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  • 1.  Difference between %RDY & %LAT_C

    Posted May 09, 2012 11:49 AM

    %RDY gets a lot of publicity, and is shown in the cpu panel of esxtop by default, but %LAT_C has to be enabled. From the description in the esx4.1 resource guide, they seem very similar.

    -----------

    %RDY Percentage of time the resource pool, virtual machine, or world was ready to run, but was not

    provided CPU resources on which to execute.

    %LAT_C Percentage of time the resource pool or world was ready to run but was not scheduled to run because

    of CPU resource contention.

    -----------

    Although I see a lot more %LAT_C than %RDY.

    Can anyone explain it in more detail and offer examples?

    Cheers.



  • 2.  RE: Difference between %RDY & %LAT_C

    Posted May 09, 2012 01:27 PM

    Hi

    As far as i've always understood it, %ready is pretty straight forward as the time a process is ready to do something but there is no cpu resources available to do the processing

    %lat_c is applicable for a number of things like as it says in the example a resource pool and if there are say ten machines in a resource pool that are waiting on cpu resource for varying times, then this is averaged into a percentage and that is the latency you are getting in waiting for the CPU.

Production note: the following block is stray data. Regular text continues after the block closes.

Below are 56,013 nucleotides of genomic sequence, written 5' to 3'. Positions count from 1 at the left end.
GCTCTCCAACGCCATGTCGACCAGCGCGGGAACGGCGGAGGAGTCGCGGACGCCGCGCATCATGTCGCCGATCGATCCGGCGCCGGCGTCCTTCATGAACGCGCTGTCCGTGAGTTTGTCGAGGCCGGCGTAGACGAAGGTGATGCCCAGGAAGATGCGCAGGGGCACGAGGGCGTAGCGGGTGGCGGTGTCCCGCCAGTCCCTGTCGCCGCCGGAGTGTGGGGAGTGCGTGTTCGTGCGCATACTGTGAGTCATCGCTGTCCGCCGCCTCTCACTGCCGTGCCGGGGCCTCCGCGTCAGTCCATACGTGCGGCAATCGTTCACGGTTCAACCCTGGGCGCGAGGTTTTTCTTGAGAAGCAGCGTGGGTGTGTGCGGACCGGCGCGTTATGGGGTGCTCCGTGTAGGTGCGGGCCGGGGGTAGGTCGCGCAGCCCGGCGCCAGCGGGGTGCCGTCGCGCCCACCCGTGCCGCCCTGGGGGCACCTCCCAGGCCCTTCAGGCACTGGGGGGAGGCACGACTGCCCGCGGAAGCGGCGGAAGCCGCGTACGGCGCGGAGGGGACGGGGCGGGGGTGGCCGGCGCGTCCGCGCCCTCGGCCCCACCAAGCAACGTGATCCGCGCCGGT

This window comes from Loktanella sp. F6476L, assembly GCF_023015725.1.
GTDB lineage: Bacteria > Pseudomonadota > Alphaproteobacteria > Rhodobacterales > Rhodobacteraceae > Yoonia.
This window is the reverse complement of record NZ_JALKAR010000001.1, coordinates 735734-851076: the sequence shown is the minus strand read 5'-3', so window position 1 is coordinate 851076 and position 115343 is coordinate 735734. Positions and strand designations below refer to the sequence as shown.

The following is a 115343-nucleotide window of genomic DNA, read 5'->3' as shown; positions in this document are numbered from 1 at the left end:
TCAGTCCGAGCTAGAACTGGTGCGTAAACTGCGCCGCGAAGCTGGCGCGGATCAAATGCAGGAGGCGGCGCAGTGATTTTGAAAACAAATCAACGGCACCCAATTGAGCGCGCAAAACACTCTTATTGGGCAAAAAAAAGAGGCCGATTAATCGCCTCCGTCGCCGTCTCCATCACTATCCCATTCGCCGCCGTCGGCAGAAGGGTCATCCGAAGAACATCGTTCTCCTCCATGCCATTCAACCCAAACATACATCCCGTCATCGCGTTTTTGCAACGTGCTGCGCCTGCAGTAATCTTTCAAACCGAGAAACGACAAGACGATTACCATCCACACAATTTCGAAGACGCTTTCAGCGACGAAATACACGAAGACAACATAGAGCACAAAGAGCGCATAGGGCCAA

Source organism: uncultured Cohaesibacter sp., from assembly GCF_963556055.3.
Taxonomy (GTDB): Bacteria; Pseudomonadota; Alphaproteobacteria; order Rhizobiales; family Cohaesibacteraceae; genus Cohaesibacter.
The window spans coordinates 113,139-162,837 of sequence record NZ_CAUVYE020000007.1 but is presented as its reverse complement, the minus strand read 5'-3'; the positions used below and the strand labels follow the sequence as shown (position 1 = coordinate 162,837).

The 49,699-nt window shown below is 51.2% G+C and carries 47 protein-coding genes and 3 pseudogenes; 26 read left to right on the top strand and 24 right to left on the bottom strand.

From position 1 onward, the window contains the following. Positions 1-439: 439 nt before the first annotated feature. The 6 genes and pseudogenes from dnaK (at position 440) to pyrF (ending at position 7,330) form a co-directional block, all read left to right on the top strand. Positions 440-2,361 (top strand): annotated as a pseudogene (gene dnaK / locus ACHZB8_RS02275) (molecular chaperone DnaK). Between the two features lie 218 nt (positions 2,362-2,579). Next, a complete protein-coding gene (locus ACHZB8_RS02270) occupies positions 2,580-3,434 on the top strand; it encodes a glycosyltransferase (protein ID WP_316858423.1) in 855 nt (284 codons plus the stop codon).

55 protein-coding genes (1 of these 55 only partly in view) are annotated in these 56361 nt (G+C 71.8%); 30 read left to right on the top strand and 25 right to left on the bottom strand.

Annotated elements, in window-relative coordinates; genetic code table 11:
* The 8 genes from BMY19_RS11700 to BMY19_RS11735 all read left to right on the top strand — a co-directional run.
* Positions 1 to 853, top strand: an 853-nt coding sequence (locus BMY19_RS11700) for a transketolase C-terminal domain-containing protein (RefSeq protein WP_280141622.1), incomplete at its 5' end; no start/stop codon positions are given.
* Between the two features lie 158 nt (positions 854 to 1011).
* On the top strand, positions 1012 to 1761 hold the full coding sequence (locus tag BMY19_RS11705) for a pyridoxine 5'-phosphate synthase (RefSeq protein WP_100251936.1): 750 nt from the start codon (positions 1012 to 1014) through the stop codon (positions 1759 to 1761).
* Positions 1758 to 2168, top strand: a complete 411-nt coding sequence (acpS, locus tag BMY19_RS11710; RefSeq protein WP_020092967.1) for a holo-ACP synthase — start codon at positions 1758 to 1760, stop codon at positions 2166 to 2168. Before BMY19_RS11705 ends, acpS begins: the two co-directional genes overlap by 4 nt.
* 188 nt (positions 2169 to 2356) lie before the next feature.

But that's my understanding and I'm sure some guru will tell em i'm wrong.

    Every day's a school day :smileygrin:

    Gregg



  • 3.  RE: Difference between %RDY & %LAT_C

    Posted May 11, 2012 10:59 AM

    Hi Gregg.

    Thanks for the reply.

    I'm still not too sure of the difference.

    I haven't heard much on %LAT_C, but it sounds like it's a true indication of oversubscription, whereas %RDY may indicate 1 core free but a 4vCPU VM waiting for more cores to free up.

    Any insight to your %LAT_C values?

    If i make it to VMworld, i might see if i can ask the experts there.



  • 4.  RE: Difference between %RDY & %LAT_C

    Posted May 12, 2012 02:55 PM

    daunce wrote:

    whereas %RDY may indicate 1 core free but a 4vCPU VM waiting for more cores to free up.

    There is another counter to watch for this, called %CSTP, where a multi vCPU has to wait for physical cores to be available.